In this respect there is statement of Dr. L.T. Ramani, Police Hospital, Delhi. According to him, the injuries found on the person of Anil were as under:
(i) An incised wound 1/2' x 2/10' x skin deep placed transversely onthe left index finger on the palmer aspects.
(ii) Superficial incised wound 1/2' long on the left middle finger on the palmer aspect, (both the said injuries were in one line).
(iii) Linear abrasion 1/2' long on the left palm.
16. The aforesaid injuries indicate the presence of Anil at the spot and having been attacked and that he received injuries.
17. Now the question is as to what offence has been committed by the appellants According to the learned Additional Sessions Judge, Delhi both the appellants in furtherance of their common intention to cause death of Hardev Singh actually caused his death and that, thereforee, both of them were guilty of murder punishable under Section 302 read with Section 34 IPC. The relevant portion of his judgment reads as under :
'The way Hardev Singh was secured by accused Surinder Singh and was stabbed by co-accused Paramjit Singh indicates that actually they wanted to kill him by giving him a stab blow in some vital region and it was only because of some struggling which must have been done by the victim, that the said blow fell on that particular part of his body. It must, thereforee follow that the accused persons intended only to cause the death of Hardev Singh and for that reason the accused cannot be permitted to derive any advantage due to the fact that the blood vessel that was cut in this case was not a vital part of the body.'
18. However, we have to see if there was any common intention on the part of the appellants and whether the provisions of Section 34 IPC are applicable or not. So that there should be a common intention there must be meeting of minds to commit a particular offence. The common intention pre-supposes prior concert. There should be some pre-arranged plan, even though the said plan is formed hastily or all of a sudden. In the present case, as it appears from the evidence of prosecution, the intention of the appellants was to teach a lesson to Hardev Singh and Anil on account of the latter having indulged in sharp practice in gambling. Teaching of lesson does not spell out any intention to cause death or kill. Teaching of lesson could be confined only to causing of simple hurt. It was by chance that the appellants happened to meet Hardev Singh. There was, thereforee, no prearranged plan on their part. Surinder Singh did catch hold of Hardev Singh from behind but it cannot be said that he knew that Paramjit Singh would give knife stabs. Paramjit Singh was not carrying open knife. He took out the knife from his pocket. thereforee, Surinder Singh could not imagine that Paramjit Singh would take out the knife. It was only one blow which was given. Had repeated blows by knife been inflicted it could be said that although Surinder Singh did not have any meeting of mind with Paramjit Singh for causing injuries by knife, yet plan or meeting of mind between him and Paramjit Singh was formed at the spot and then there could be existence of common intention. But there could be no such formation of plan with single injury only. Under these circumstances Surinder Singh is guilty of causing simple hurt punishable under Section 323 read with Section 34 IPC.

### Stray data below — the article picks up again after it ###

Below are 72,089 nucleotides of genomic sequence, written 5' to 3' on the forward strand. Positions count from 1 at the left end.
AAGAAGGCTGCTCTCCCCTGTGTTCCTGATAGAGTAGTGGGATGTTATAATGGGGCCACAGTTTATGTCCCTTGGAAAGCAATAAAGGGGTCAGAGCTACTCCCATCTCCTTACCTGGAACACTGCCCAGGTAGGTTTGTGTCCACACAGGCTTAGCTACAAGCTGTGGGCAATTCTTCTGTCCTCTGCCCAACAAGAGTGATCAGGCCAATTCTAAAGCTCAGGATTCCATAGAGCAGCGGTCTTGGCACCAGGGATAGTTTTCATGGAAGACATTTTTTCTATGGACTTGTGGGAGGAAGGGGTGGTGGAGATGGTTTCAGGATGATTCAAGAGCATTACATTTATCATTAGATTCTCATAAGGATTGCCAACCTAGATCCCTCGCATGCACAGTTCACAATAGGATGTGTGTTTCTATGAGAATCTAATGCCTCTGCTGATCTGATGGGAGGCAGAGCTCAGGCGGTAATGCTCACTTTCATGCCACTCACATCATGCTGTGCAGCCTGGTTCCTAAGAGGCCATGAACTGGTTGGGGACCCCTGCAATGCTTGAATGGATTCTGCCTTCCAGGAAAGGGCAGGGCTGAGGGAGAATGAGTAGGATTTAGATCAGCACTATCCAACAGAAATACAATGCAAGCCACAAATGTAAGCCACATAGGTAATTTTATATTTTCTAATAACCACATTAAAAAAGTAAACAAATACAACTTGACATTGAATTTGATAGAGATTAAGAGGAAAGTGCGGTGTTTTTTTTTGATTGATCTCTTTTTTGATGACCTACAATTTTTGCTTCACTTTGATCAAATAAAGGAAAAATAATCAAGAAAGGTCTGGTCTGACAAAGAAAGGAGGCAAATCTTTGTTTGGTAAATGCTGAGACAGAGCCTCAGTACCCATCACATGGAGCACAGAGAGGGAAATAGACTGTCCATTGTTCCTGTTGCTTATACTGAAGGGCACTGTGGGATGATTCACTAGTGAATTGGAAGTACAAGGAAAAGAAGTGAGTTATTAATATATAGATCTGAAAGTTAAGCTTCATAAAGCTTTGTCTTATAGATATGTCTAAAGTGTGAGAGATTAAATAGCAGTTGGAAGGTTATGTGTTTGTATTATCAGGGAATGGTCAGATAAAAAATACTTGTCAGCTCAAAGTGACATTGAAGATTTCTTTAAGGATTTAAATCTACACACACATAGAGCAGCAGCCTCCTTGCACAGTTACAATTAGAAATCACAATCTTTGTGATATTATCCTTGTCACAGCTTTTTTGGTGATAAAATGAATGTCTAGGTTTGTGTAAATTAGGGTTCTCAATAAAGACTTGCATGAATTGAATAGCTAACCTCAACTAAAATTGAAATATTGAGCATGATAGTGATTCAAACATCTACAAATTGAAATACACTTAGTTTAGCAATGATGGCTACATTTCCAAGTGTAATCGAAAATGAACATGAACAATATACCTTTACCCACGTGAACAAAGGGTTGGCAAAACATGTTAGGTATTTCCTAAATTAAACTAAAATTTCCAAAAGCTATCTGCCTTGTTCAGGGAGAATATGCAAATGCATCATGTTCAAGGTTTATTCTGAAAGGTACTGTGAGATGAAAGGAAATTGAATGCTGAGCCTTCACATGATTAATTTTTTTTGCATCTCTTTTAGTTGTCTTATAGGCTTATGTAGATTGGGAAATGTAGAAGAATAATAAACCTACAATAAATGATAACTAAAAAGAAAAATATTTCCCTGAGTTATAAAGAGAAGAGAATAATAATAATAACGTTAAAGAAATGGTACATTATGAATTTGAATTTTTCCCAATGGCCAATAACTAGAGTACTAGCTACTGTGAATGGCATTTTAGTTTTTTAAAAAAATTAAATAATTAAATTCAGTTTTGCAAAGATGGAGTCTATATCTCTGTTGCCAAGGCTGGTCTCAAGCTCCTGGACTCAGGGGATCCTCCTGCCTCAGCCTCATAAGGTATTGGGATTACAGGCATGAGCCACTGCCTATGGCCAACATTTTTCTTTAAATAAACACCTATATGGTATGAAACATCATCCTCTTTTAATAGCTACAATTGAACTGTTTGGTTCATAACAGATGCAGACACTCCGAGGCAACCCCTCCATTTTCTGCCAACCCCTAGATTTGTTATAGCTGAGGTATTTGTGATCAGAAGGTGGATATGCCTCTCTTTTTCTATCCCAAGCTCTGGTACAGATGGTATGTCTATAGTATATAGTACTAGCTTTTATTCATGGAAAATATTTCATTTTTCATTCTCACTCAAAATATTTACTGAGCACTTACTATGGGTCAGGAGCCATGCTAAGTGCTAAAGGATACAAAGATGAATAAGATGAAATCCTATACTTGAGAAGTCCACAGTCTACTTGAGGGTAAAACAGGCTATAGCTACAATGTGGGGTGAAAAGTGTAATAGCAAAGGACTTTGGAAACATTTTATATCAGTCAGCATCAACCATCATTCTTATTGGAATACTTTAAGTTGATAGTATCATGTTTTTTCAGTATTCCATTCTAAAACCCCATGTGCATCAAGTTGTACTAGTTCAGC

19. The definition of 'murder' is given in Section 300 IPC. That definition, inter alia, says that culpable homicide is murder if the act by which the death is caused is done with the intention of causing death. According to the learned Additional Sessions Judge, Delhi there was an intention on the part of the appellants to kill Hardev Singh. We have already held that there is no indication of existence of such an intention. thereforee, it is to be seen if any of the other parts of definition of 'murder' can be applicable. Clause '3rdly' of the said definition says that culpable homicide is murder if the act by which the death is caused, is done with the intention of causing bodily injury to any person and the bodily injury intended to be inflicted is sufficient in the ordinary course of nature to cause death. In Virsa Singh v. The State of Punjab : 1958CriLJ818 the following was held by the Supreme Court while interpreting clause '3rdly' of Section 300 IPC :
'To put it shortly, the prosection must prove the following facts before it can bring a case under Section 300. '3rdly' ;
First, it must establish, quite objectively, that a bodily injury is present ;
Secondly, the nature of the injury must be proved ; These are purely objective investigations.
Thirdly, it must be proved that there was an intention to inflict that particular bodily injury, that is to say, that it was not accidental or unintentional, or that some other kind of injury was intended.